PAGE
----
Tuesday, February 8, 2011

Irises--A Family Favorite

Prize-winning Iris
In an earlier post, I mentioned how my grandma loved Irises.  The variety she grew, I believe, had to be native to North America because they were so hardy and multiplied so rapidly, she couldn't dig them up fast enough and give them away.  We inherited a few of these lovely soft purple Irises and are having the same problem.  The only trouble is, if they aren't divided and given away often enough, they tend to overcrowd and do not bloom as much.

Growing Season

The main reason for writing this post is Irises will be blooming soon in Texas.  Some parts of the state will have the showy flowers bloom in February.  In my area, they tend to bloom in March and April.  My mother-in-law found out about the flower from me, and as usual when she planted her Iris bed, she had a show that lasted for a good month or more.  I have not been so lucky. 

This is probably due to the fact that Pat and I both are somewhat Darwinian when it comes to gardening.  It's the survival of the fittest around here.  A plant in our garden has to live on the rainfall and intermittent watering they receive from Pat.  Fertilizer?  What's Fertilizer? 
I digress. The point is the Iris blooming season is upon us, and if they have been neglected during the winter, never fear.  There are a few things that can be done now to ensure lovely spring blooms.

Grandma's Iris


Begin now watering established rhizoms once per week.  If it rains or snows, skip the weekly watering.  Be careful not to overwater.  Overwatering can cause some of the rhizomes to rot.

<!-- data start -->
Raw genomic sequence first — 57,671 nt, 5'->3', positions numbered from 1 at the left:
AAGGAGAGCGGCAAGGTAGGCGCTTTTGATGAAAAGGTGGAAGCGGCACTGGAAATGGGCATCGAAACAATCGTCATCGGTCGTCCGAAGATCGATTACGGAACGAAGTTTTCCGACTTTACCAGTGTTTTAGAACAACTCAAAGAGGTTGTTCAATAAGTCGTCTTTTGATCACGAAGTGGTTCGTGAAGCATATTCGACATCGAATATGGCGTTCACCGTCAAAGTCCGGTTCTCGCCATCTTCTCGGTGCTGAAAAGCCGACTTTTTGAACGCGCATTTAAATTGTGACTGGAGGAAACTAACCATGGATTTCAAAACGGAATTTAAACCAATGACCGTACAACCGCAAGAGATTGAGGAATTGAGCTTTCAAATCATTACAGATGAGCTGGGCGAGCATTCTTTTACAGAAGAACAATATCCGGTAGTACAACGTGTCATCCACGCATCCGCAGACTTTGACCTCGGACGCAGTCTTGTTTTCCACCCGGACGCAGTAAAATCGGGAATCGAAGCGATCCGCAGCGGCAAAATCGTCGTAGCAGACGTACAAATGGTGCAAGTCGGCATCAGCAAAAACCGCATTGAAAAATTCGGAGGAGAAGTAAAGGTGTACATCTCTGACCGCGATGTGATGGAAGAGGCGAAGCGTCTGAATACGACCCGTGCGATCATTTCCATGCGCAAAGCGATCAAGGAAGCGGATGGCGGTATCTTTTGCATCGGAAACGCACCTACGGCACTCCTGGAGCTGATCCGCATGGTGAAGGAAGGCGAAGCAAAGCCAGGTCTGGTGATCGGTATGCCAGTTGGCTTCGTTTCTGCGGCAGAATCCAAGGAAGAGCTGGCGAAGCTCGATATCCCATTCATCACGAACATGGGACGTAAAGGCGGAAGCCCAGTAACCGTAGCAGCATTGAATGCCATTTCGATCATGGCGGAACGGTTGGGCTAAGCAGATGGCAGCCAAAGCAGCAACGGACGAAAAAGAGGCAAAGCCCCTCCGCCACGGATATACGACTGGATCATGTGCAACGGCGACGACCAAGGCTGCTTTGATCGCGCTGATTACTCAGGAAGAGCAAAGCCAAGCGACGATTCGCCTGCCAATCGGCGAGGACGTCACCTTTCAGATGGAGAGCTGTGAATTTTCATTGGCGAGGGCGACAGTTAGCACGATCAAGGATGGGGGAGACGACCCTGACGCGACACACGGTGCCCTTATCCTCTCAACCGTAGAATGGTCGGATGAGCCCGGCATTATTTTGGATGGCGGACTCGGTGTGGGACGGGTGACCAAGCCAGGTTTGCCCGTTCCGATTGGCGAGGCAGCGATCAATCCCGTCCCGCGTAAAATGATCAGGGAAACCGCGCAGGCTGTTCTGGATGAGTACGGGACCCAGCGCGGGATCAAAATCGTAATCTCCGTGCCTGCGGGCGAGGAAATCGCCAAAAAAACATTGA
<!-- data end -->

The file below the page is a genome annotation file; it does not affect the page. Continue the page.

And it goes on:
DO NOT cut the leaves at all right now.  In fact, we do not ever cut the leaves unless they turn brown.  The rhizomes use the photosynthesis process to store sugar once blooms are spent.  This allows for lovely blooms during the next growing season. 

 Fertilize with regular NPK---nitrogen-phosphorus-potassium 5-10-10--once per month during the growing season.  Pat sprinkled an organic cotton-hull compost around our Irises.  He did this back in the fall and the compost has hopefully been activated with each rain and watering. 

Once Irises begin to bloom, wait until the blooms and stems dry up before removing them.  Again, the rhizomes use the bloom and stem to store sugar for the next blooming season.


The only pests I've noticed on the Irises are snails.  To help out this growing season I will be ready with the beer to entice the slimy slugs to their happy demise. 


  1. Wow, I had some white and pink irises, but never saw a blue one. So lovely.

  2. hi Bonnie, love the dusty pink colour of that prize winning iris - beautiful. Don't let that asparagus fern get out of its pot, or it can go crazy! I am in Queensland Australia, and we have it here! LOL I have just signed up to follow your blog - maybe you will follow me back? :)
    cheers Trish.